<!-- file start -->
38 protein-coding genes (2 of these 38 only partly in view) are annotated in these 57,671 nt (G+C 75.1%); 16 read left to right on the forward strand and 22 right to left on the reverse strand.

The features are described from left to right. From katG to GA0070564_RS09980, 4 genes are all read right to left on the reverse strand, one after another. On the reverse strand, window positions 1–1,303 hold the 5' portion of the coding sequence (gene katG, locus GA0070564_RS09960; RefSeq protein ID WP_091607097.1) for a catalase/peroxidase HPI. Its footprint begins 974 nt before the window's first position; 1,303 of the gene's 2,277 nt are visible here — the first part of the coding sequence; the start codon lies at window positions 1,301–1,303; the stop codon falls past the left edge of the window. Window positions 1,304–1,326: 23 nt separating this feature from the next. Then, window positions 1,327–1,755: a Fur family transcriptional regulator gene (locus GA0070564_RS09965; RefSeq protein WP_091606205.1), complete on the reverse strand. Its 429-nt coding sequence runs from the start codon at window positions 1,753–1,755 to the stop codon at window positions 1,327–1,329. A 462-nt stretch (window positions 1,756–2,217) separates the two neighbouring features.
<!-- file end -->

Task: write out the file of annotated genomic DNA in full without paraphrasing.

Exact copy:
38 protein-coding genes (2 of these 38 only partly in view) are annotated in these 57,671 nt (G+C 75.1%); 16 read left to right on the forward strand and 22 right to left on the reverse strand.

The features are described from left to right. From katG to GA0070564_RS09980, 4 genes are all read right to left on the reverse strand, one after another. On the reverse strand, window positions 1–1,303 hold the 5' portion of the coding sequence (gene katG, locus GA0070564_RS09960; RefSeq protein ID WP_091607097.1) for a catalase/peroxidase HPI. Its footprint begins 974 nt before the window's first position; 1,303 of the gene's 2,277 nt are visible here — the first part of the coding sequence; the start codon lies at window positions 1,301–1,303; the stop codon falls past the left edge of the window. Window positions 1,304–1,326: 23 nt separating this feature from the next. Then, window positions 1,327–1,755: a Fur family transcriptional regulator gene (locus GA0070564_RS09965; RefSeq protein WP_091606205.1), complete on the reverse strand. Its 429-nt coding sequence runs from the start codon at window positions 1,753–1,755 to the stop codon at window positions 1,327–1,329. A 462-nt stretch (window positions 1,756–2,217) separates the two neighbouring features.